John Gildea: So this, particular cell line, um, their gap junctions are mostly made up with one called connexin 43 and that's actually a tumor suppressor. So if you lose connexin 43 activity, you become cancerous. This particular assay would be an equivalent to a tumor suppressor assay.
Jeffrey Smith: Do we know which type of, of tumor or type of cancer that it would be suppressing? Or is it all?
John Gildea: In this model? We would assume that it would be a kidney cancer.
Martin Katz: I'm pretty sure it's also being shown in a prostate and liver as well.
Jeffrey Smith: All right. So now how will you put the glyphosate, any that you probably put it in before to see what the effects were and after to see if there was rebound. Let's start with the before. So when you put the, we put the BrocElite in. Was there, was the amount of activity of the gap junctions, was it increased by itself just from the BrocElite?
John Gildea: Yes.
Jeffrey Smith: How much? Pretty dramatic?
John Gildea: Yeah, so it was a 50% increase when we added, an amount of BrocElite that we basically we'll show later in the study that, will actually get to the cell when you eat a normal amount of BrocElite. So two micromole, two micromoles is the amount used in this assay and that's the amount that actually gets to your cells.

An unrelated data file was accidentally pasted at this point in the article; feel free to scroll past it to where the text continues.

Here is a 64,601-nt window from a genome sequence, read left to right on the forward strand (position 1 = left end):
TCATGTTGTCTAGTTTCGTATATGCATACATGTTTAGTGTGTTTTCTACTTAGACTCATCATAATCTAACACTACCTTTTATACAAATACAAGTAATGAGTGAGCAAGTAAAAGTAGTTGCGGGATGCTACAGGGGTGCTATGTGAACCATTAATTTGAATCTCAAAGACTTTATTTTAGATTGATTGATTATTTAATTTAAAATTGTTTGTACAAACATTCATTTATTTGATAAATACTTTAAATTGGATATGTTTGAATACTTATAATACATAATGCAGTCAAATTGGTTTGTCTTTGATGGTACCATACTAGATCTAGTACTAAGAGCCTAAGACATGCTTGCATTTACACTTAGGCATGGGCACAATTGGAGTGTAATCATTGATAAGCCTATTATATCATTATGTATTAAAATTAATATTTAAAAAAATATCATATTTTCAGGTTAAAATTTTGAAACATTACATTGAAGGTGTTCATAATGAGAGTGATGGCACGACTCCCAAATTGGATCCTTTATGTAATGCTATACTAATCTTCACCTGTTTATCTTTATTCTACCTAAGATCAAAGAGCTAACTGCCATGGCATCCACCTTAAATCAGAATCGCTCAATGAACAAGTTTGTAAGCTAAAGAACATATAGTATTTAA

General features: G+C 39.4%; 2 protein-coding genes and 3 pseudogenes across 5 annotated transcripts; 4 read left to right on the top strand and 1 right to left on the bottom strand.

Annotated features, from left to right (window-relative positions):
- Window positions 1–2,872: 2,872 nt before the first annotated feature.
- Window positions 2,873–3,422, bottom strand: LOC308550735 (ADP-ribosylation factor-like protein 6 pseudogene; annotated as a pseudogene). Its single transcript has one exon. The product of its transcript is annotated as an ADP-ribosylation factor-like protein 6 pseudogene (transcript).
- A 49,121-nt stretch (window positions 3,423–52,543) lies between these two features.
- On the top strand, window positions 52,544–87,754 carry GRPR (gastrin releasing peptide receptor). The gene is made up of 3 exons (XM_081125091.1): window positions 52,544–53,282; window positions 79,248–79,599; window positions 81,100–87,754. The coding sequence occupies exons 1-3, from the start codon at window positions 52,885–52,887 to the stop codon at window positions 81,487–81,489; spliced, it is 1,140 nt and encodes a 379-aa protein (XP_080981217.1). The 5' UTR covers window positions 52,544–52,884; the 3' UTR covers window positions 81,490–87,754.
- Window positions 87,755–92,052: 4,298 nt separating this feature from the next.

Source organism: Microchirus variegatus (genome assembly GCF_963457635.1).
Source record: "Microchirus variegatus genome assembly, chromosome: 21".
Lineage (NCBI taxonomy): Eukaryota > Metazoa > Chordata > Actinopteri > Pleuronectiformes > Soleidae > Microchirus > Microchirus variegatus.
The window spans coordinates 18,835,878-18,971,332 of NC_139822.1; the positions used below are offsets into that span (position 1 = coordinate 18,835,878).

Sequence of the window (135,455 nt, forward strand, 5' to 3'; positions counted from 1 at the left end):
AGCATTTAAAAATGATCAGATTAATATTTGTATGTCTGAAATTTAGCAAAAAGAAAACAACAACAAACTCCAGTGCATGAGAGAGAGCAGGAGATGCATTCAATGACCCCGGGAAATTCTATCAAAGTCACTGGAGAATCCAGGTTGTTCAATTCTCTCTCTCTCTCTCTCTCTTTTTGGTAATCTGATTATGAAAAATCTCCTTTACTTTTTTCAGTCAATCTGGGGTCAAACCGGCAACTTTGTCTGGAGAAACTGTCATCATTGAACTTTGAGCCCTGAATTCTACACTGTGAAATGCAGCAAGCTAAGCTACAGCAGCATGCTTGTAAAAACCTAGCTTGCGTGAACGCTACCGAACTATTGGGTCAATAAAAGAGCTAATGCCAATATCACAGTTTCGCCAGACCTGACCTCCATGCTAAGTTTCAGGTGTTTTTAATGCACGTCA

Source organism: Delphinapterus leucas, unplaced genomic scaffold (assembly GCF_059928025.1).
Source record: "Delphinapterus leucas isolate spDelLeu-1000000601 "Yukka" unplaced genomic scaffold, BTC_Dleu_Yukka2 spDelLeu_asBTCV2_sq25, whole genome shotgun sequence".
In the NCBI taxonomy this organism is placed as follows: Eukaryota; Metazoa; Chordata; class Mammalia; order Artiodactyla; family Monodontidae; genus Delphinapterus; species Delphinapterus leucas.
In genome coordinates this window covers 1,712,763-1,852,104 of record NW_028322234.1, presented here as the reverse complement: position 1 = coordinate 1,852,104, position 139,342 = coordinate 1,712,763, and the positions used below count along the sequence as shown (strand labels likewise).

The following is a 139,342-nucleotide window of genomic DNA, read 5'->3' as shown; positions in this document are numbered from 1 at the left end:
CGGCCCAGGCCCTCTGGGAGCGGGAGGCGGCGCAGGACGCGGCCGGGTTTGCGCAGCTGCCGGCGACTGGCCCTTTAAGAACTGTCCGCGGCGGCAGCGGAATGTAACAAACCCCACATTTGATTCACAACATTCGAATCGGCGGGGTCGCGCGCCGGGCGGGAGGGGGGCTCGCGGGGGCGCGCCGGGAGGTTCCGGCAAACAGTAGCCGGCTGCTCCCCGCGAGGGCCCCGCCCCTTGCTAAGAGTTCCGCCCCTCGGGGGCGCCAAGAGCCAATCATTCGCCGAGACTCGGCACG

Jeffrey Smith: And then when you added the glyphosate after you had previously added the BrocElite, where did it go down to?
John Gildea Ah, back. Completely to, to the beginning level.
Jeffrey Smith: The baseline.
John Gildea: No change from baseline.
Jeffrey Smith: So in other words, as far as gap junctions go, if you have BrocElite, if you're the Petri dish and you're eating BrocElite and then you had, then the glyphosate comes. It's as if you didn't have the BrocElite. Yes. And you have the glyphosate, they kind of neutralize yup. Sort of like agree to disagree and they walk away. So, right. All right. So now what if a cell has already been depressed? By the gap junkers by glyphosate application.
Jeffrey Smith: Did you ever add the broccoli afterwards to see if he can puppet it back up?
John Gildea: Oh, those are longer term studies that I'm, I wasn't able to technically do because of the dye that I was using. Um, over time ends up getting sequestered inside the cell and can't go through the gap junction. So that was just sort of a byproduct of the assay I used was, I couldn't look longer than the hour.
Jeffrey Smith: All right. Okay. So I want to say at this point, before we go into the 39, uh, different diseases of disorders, I'm already very interested in this product because a, I don't want my gap junctions to be closed when they're supposed to be open. Uh, and I think now there is an opening and closing that happens. And so there must be some times when the cell is supposed to be having closed gap junctions. When is that?
John Gildea: I think in most of the cases it's when you're repairing something, um, in the instance of, um, a wound repair where you have, uh, say EGF (epidermal growth factor). Uh, so it's a normal factor that allows for cell growth. Um, so if you have, you have to repair a tissue and make more cells to repair that cell, um, then that EGF turns off gap junctions. So it's not sequestering your neighbor. It can act as an individual and start growing even though it's completely normal growth.